Sustainable fisheries must be central to the new global development goals that all nations will pursue from 2015, says Essam Yassin Mohammed.
Payments for ecosystem services have the potential to promote healthier ecosystems and fairer deals for smallholders. This is all very good, but where will the money for such schemes come from?
As developing countries act to protect their forests in return for compensation from industrialised nations, their strategies will affect men and women in different ways. Value chain analysis that links commodities that drive deforestation with gender offers great opportunities to designing REDD+ delivery models that capitalise on advantages of different actors, says Isilda Nhantumbo.
The end of November was an exciting time for IIED’s Sustainable Markets Group, which launched two publications and an online network, all with a focus on sustainable fisheries. Grace Philip reports.
Costa Rica has adopted a mix of economic and regulatory policies to protect its forests – the eclectic mix of ingredients could be judged a recipe for success, says David N. Barton.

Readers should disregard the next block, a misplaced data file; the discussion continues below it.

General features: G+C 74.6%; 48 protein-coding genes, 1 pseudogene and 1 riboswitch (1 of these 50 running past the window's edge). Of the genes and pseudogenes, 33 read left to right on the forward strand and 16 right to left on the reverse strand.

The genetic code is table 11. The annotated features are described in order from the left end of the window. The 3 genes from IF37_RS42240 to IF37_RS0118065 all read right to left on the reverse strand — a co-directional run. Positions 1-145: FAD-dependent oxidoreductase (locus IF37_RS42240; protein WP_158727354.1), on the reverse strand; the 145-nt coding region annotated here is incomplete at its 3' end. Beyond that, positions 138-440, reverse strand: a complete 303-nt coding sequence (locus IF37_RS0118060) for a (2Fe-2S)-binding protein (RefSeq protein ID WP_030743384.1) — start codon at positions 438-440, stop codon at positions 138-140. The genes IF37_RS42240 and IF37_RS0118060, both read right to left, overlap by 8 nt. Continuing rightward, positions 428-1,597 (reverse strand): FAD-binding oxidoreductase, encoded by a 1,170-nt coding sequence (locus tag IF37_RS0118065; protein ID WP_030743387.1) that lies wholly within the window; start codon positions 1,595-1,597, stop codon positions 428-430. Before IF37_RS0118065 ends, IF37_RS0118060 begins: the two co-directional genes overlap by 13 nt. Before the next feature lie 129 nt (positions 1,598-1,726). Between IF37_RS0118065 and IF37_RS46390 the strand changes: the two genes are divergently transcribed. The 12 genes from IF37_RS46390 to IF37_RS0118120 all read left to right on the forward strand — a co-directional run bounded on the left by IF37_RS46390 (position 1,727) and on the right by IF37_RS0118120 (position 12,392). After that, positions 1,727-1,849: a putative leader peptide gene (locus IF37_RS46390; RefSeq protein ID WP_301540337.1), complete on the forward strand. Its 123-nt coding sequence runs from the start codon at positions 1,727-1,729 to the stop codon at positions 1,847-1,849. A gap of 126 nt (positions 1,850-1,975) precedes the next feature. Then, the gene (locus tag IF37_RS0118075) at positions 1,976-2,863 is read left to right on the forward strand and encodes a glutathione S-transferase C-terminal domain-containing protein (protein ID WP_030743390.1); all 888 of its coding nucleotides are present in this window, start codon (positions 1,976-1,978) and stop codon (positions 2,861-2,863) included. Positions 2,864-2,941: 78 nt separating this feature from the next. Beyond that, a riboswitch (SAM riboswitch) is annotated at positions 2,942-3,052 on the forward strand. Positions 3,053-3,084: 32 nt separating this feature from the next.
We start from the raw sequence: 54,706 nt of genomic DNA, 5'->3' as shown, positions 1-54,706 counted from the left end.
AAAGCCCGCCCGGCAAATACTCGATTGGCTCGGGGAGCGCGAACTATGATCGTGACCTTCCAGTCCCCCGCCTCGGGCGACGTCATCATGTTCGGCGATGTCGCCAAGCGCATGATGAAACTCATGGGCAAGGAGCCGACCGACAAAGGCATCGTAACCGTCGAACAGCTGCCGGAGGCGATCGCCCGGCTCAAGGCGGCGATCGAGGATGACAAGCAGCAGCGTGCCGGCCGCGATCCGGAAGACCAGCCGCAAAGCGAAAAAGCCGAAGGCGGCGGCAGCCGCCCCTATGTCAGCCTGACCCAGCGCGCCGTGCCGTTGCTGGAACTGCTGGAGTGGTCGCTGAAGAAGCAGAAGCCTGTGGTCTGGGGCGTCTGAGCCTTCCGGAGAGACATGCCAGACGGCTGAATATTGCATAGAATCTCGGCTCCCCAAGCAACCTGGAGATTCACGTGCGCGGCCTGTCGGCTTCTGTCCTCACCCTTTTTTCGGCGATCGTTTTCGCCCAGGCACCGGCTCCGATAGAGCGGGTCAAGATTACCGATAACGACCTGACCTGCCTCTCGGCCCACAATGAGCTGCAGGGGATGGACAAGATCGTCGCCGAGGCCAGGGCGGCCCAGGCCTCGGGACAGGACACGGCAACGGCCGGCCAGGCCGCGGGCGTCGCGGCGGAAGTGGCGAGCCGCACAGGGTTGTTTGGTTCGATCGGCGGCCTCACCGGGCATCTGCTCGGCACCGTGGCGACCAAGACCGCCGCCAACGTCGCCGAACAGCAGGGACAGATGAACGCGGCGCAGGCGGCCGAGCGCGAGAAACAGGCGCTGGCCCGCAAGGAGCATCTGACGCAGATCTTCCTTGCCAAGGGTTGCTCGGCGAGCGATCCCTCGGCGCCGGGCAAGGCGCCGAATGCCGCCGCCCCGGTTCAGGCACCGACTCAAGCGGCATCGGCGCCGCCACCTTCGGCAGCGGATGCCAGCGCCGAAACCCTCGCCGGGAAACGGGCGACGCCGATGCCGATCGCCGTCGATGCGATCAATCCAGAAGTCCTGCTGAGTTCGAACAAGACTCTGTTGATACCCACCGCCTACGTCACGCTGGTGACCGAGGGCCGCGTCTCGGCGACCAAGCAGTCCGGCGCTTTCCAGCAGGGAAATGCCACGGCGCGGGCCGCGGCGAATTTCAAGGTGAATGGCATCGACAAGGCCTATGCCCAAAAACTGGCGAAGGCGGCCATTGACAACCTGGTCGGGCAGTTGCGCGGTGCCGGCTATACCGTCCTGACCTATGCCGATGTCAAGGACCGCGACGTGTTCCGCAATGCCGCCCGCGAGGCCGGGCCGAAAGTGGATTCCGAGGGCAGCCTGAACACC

Incentives to protect marine and coastal environments could work more effectively than a ‘command and control’ approach, but only if reinforced by efficient, transparent and equitable governance, says Senay Habtezion.
Metals, excess nutrients, and sediment are processed and filtered out as water moves through forests, wetlands, natural grasslands and riparian zones. It is usually easier to prevent pollution harnessing the forces of nature than to clean up the mess with costly technology. However, unchecked human activities continue to compact the soil and reduce its natural capacities. Is there a solution at hand, or is it all water under the bridge?
The world is finally waking up to the need for transparency in business deals. New EU transparency legislation was announced earlier this month and next month transparency will be a major theme at the G8 summit. This week the Extractive Industries Transparency Initiative has its bi-annual conference, and the UK and France have just announced they will join the initiative. The big question is can greater transparency help sustainable development?
Scorecards that rate big brands according to their social and environmental policies can help shine a light on hidden corners of global supply chains that customers and investors rarely see. But their proof is in impacts on people and planet.
It’s that time of year when lovers search about for meaningful Valentine’s Day gifts. Fluffy teddy bears that we would never even consider buying start to look like plausible gift options as the 14th draws ever closer and we begin to panic.